L'Oréal's success is built on a strong foundation. The world's largest beauty products company, it creates cosmetics, perfume, and hair and skin care items labeled L'Oréal Paris and Maybelline (mass-market), Lancôme (luxury), and Redken and SoftSheen/Carson (retail and salon). L'Oréal, which owns SkinCeuticals, also conducts cosmetology and dermatology research. Generating more than half of its sales outside Europe, L'Oréal has focused on acquiring brands in those markets. L'Oréal also owns the UK-based natural cosmetics retailer The Body Shop International, which numbers some 2,550 stores worldwide. The firm's dermatology branch Galderma is a joint venture between L'Oréal and Nestlé.
L'Oréal's cosmetics segment generates 93% of its revenue and is organized into four divisions: Professional (salon hair care); Consumer (hair and skin care, makeup); Luxury (beauty products, fragrances); and Active Cosmetics (dermo-cosmetic products). The rest of its revenue comes from its Body Shop (4%) and Dermatology (3%) businesses.
L'Oréal sells its products across 130 countries. Worldwide, the beauty company boasts two dozen research centers and about 15 evaluation centers, 45 factories and some 70 distribution centers, and a handful of development and learning centers.
Sales and Marketing
The company sells its beauty items globally through retailers, distributors, and online. L'Oréal's consumer products division distributes products worldwide to mass-market channels, such as supermarket, drug stores, and mass merchants.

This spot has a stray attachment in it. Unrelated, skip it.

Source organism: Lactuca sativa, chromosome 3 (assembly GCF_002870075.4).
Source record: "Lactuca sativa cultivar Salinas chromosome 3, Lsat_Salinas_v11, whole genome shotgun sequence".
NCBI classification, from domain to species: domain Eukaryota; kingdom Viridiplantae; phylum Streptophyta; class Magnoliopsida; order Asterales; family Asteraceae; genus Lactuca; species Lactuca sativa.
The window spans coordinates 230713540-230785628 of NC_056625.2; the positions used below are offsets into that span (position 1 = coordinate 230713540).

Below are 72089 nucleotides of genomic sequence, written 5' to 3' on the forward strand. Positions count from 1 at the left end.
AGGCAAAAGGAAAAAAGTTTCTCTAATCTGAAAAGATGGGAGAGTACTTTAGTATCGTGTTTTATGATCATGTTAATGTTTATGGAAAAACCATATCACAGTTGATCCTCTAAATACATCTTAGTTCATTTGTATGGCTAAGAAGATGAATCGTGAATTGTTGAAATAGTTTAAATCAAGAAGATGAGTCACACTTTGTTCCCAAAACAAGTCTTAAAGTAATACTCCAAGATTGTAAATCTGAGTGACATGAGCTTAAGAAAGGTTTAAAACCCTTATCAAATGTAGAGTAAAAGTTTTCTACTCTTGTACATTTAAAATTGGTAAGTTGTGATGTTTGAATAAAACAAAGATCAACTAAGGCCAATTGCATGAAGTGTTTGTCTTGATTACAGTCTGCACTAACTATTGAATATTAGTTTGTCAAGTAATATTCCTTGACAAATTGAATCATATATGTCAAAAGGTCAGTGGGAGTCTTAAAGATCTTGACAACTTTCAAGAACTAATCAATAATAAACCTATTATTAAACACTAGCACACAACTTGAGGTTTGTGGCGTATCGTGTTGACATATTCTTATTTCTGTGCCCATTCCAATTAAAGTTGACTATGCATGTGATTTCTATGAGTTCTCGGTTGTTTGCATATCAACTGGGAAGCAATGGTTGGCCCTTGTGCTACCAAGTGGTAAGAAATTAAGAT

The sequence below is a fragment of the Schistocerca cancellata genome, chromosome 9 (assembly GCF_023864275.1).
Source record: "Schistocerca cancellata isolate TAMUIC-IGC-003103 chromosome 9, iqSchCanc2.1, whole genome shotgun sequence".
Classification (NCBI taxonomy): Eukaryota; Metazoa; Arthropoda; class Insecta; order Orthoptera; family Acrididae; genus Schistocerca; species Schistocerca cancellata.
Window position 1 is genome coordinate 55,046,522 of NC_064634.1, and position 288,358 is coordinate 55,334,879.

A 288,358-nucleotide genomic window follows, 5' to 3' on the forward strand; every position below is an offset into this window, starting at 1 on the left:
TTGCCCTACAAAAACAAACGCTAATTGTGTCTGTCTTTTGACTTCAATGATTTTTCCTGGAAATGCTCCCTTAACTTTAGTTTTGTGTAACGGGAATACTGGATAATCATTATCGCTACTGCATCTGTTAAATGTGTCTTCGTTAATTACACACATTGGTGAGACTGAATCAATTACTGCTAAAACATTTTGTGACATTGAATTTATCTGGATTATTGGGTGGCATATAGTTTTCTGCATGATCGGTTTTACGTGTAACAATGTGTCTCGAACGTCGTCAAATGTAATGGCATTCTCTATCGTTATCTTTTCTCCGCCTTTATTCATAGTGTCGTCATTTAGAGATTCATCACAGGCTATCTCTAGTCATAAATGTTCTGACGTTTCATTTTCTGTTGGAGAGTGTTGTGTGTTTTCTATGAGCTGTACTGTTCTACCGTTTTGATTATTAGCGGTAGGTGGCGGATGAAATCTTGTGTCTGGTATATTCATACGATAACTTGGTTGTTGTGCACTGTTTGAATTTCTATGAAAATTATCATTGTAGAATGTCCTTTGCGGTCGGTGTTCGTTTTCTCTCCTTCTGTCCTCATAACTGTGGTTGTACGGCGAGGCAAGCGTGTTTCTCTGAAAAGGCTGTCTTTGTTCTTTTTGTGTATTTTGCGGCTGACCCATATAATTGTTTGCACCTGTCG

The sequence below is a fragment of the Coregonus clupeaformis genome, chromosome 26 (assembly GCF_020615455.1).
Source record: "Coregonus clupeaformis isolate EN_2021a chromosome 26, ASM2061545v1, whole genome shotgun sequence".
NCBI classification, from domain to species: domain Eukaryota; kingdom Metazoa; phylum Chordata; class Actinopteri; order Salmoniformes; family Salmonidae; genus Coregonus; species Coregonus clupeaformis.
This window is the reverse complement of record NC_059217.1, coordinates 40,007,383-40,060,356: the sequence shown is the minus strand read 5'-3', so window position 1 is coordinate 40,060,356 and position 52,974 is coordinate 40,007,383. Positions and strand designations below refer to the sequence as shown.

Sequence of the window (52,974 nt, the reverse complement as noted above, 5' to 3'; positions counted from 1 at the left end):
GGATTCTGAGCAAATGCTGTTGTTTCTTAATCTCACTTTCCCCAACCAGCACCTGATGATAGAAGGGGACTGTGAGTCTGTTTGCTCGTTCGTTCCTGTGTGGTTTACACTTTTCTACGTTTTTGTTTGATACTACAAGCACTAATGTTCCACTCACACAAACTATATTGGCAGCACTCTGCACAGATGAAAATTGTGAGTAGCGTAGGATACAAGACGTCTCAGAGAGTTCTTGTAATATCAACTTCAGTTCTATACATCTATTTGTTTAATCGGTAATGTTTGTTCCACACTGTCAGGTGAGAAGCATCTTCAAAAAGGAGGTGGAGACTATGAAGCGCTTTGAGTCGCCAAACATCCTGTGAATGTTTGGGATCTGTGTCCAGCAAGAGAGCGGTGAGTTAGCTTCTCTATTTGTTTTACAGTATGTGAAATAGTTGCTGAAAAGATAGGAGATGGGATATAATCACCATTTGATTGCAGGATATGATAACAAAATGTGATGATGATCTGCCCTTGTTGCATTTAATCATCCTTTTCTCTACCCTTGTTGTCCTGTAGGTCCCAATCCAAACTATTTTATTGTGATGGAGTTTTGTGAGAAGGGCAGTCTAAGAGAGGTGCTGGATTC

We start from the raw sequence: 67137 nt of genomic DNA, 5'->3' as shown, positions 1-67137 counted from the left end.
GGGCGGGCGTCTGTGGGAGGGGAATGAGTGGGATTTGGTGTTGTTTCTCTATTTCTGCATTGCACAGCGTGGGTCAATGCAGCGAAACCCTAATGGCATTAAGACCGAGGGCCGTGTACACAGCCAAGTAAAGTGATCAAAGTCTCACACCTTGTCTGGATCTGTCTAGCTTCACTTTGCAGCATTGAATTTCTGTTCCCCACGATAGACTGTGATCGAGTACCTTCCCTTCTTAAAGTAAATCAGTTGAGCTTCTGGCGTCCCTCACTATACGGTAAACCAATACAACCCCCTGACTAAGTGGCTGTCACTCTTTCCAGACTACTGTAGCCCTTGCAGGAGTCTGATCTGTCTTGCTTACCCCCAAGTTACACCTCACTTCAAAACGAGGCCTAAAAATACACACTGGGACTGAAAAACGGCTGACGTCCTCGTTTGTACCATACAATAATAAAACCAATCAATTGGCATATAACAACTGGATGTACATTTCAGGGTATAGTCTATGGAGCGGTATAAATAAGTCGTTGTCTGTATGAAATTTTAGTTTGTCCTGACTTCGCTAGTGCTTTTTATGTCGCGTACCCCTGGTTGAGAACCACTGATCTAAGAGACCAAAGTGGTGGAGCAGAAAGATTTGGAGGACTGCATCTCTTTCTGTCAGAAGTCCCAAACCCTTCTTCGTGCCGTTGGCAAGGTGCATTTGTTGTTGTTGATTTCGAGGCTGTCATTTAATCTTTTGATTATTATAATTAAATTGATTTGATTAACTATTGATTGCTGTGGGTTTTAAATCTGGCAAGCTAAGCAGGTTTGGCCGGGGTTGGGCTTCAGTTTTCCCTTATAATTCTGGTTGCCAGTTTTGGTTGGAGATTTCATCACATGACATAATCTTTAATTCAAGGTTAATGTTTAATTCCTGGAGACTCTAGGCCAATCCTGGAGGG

L'Oréal has been posting sales increases since 2010. Thanks to the company's focus on growing its business in emerging markets, L'Oréal's revenue reached an all-time high of €23 billion in 2013. It attributes the gains to growth across all divisions, as well as growth in revenue from emerging markets which doubled between 2000 and 2013.
Emerging markets are a key growth avenue for the Paris-based cosmetics giant. To this end, L'Oréal in 2013 acquired Colombian mass-market make-up company Vogue to give it traction not only in Colombia but in Ecuador and Peru. The French cosmetics giant acquired the health and beauty business of Interconsumer Products (ICP) in Kenya in 2013, as well. With a turnover of approximately €15 million in 2012, ICP is a significant player on the Kenyan beauty market, with strong positions in the hair and skin care markets. It also created L’Oréal KSA, a new subsidiary based on a joint venture with Al Naghi Group. Products are made in Nairobi and sold in East African countries. The company strengthened its presence in Africa by opening a plant in Cairo, Egypt. L'Oréal has set a target of increasing its customer base from 1.2 billion to 2.5 billion, with much of that growth coming from India and elsewhere outside Europe.
Consumer brands, such as GARNIER, L'Oréal, Maybelline, and Softsheen/Carson contribute more than half of the company's cosmetic sales. To add to its consumer side of the business, L'Oréal acquired Cadum, maker of baby products, in 2012 for €200 million ($264 million).
Liliane Bettencourt, director and daughter of founder Eugène Schueller, is L'Oréal's primary stockholder and the world's second-richest woman. She and her family own about 31% of the company's shares, while Nestlé owns about 30%. The Bettencourts and Nestlé have been indirect owners of L'Oréal through the Gesparal SA holding company for some 30 years. (Gesparal merged into L'Oréal in 2004.)